- Business Intelligence – Data abounds in all forms: customer feedback, quality management systems, revenue streams, purchasing systems, process control measures…the list goes on, and now with the Cloud, there’s even more data! And someone (actually a bunch of someones) needs to analyze the data, appropriately group the data and present it to management in a usable form. That’s where you can come in! The survey points to areas like Big Data, math and statistics, and a solid understanding of the business along with IT, as being the high demand arena in BI.
Come join us back here at IT CareerCast on Thursday, October 11th for the other 5 hot areas of employment for 2013. I know, you’re waiting with bated breath…..breathe in, breathe out, breathe in, breathe out…
Credits: Survey results taken from 2013 Computer World. Additional content taken from posting on IT CareerFinder September 26, 2012.
Tech is flying high again in the Bay City, by some estimates higher than the Dot Com boom of the late 1990’s.
San Fransisco, California is fabled for various things through the ages, many being of the economic variety. The California Gold Rush of the mid-nineteenth century caused what was a small town of 1,000 to balloon to over 25,000 people. In the 1990’s it became one of the homes to the Dot Com boom when literally hundreds of tech startups were fueled by the excitement of a developing Internet and unchecked rivers of venture capital. It also took a beating when that boom went bust.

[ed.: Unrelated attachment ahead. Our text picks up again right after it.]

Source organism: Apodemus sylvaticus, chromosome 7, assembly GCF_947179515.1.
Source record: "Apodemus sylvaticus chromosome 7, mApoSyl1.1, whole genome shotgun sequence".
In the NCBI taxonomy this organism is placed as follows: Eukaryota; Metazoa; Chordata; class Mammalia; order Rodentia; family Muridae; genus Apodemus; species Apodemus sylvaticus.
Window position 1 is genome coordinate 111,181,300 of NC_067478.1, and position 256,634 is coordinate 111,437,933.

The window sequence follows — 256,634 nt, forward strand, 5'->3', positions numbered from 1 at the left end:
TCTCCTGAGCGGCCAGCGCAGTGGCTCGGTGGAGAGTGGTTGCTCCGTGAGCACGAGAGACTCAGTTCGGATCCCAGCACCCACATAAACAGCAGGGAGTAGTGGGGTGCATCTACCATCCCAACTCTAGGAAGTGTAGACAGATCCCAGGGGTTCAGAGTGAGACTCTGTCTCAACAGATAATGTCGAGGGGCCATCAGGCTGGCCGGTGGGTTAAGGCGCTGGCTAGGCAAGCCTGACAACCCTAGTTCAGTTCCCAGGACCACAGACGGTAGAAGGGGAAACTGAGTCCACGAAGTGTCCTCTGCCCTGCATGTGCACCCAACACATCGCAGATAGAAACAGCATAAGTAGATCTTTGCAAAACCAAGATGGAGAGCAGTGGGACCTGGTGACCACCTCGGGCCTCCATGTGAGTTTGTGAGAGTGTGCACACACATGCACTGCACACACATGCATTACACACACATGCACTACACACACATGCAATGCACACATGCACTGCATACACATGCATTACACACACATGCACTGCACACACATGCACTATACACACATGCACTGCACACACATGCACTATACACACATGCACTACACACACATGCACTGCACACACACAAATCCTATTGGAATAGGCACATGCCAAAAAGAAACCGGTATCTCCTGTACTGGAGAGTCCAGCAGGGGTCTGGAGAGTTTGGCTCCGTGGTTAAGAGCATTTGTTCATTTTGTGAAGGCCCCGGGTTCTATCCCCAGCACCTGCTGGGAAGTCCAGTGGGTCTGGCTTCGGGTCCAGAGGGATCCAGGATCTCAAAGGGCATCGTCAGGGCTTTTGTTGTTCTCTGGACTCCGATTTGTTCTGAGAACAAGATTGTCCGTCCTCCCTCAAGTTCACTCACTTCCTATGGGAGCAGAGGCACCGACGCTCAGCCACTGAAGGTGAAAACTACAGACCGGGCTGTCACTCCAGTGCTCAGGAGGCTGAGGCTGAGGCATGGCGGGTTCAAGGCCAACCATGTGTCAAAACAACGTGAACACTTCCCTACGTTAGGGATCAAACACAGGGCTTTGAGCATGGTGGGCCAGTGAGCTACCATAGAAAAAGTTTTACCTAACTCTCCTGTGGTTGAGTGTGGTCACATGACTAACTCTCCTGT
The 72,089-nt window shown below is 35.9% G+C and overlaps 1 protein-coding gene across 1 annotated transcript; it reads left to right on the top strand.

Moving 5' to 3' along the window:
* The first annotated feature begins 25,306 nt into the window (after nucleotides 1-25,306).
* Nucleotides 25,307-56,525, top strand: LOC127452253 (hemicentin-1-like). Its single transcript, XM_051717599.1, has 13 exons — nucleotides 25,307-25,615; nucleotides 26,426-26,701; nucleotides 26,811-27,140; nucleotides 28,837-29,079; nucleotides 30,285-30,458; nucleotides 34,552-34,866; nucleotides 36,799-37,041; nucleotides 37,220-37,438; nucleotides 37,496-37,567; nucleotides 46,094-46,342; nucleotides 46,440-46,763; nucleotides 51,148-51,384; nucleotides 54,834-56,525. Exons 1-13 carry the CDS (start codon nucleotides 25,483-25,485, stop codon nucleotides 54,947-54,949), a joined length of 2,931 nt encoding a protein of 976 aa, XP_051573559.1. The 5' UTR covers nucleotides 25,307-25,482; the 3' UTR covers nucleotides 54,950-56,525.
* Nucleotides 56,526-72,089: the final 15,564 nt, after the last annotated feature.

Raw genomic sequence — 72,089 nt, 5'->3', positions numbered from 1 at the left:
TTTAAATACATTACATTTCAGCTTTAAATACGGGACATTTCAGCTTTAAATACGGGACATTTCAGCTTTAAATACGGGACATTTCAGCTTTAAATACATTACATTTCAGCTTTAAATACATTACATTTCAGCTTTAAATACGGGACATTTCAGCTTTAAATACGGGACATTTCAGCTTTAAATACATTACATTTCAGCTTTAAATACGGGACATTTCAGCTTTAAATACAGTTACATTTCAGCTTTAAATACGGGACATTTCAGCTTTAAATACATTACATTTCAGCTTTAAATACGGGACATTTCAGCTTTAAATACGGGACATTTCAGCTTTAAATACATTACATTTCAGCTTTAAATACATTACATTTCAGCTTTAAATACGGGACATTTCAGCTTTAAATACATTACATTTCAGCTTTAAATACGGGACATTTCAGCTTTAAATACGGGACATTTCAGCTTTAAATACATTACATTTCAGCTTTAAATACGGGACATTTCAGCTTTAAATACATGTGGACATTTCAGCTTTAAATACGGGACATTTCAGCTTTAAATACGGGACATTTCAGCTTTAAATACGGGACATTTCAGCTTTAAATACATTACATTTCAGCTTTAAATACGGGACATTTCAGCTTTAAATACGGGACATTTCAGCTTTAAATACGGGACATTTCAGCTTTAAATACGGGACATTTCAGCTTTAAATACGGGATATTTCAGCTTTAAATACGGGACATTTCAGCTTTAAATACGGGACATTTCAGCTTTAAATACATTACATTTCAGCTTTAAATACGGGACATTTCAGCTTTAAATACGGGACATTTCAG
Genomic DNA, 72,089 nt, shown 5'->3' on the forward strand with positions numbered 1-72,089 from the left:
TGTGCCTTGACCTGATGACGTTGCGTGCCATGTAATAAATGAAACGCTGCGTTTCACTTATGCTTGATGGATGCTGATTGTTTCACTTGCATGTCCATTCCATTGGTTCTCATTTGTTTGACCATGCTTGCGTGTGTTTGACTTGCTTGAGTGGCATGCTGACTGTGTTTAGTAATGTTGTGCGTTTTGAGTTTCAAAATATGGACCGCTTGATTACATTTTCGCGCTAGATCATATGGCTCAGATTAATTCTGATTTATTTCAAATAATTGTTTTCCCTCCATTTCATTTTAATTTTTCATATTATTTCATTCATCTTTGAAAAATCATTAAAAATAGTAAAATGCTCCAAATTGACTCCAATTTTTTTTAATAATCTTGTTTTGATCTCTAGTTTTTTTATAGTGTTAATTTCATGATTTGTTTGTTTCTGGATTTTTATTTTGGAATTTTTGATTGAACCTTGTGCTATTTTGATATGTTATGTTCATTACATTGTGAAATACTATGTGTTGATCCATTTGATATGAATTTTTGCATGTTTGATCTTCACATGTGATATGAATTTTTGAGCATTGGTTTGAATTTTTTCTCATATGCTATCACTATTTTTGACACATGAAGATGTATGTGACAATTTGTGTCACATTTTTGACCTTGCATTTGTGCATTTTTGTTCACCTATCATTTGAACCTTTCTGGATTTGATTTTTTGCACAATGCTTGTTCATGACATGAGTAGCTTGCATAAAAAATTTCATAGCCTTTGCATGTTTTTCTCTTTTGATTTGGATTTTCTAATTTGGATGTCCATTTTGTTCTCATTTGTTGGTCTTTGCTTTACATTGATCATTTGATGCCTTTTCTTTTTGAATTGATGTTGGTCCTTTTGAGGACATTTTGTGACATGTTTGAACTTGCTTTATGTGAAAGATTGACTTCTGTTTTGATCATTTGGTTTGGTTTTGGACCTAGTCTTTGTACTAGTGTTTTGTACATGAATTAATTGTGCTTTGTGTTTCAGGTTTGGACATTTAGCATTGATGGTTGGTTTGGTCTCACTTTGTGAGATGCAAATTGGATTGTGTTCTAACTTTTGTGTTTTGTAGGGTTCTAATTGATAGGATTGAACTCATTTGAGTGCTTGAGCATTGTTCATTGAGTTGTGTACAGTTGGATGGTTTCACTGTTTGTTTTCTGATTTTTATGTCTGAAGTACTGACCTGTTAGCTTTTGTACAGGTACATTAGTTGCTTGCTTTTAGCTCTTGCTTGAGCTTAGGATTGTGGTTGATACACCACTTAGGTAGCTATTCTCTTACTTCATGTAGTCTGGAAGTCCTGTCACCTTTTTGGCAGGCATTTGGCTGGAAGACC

Today, tech remains an important part of the economy and is seeing an irrefutable re-emergence. VC investment and IPOs are increasing. Job growth is riding on the coattails of that influx. The approximate peak of tech jobs in San Fransisco was 32,800 in Q1 of 2001. After bottoming out in Q1 of 2004 at 17,100, the end of 2010 had it back up to 30,700. Everyone in the industry says the numbers are assuredly higher now, potentially over the previous peak.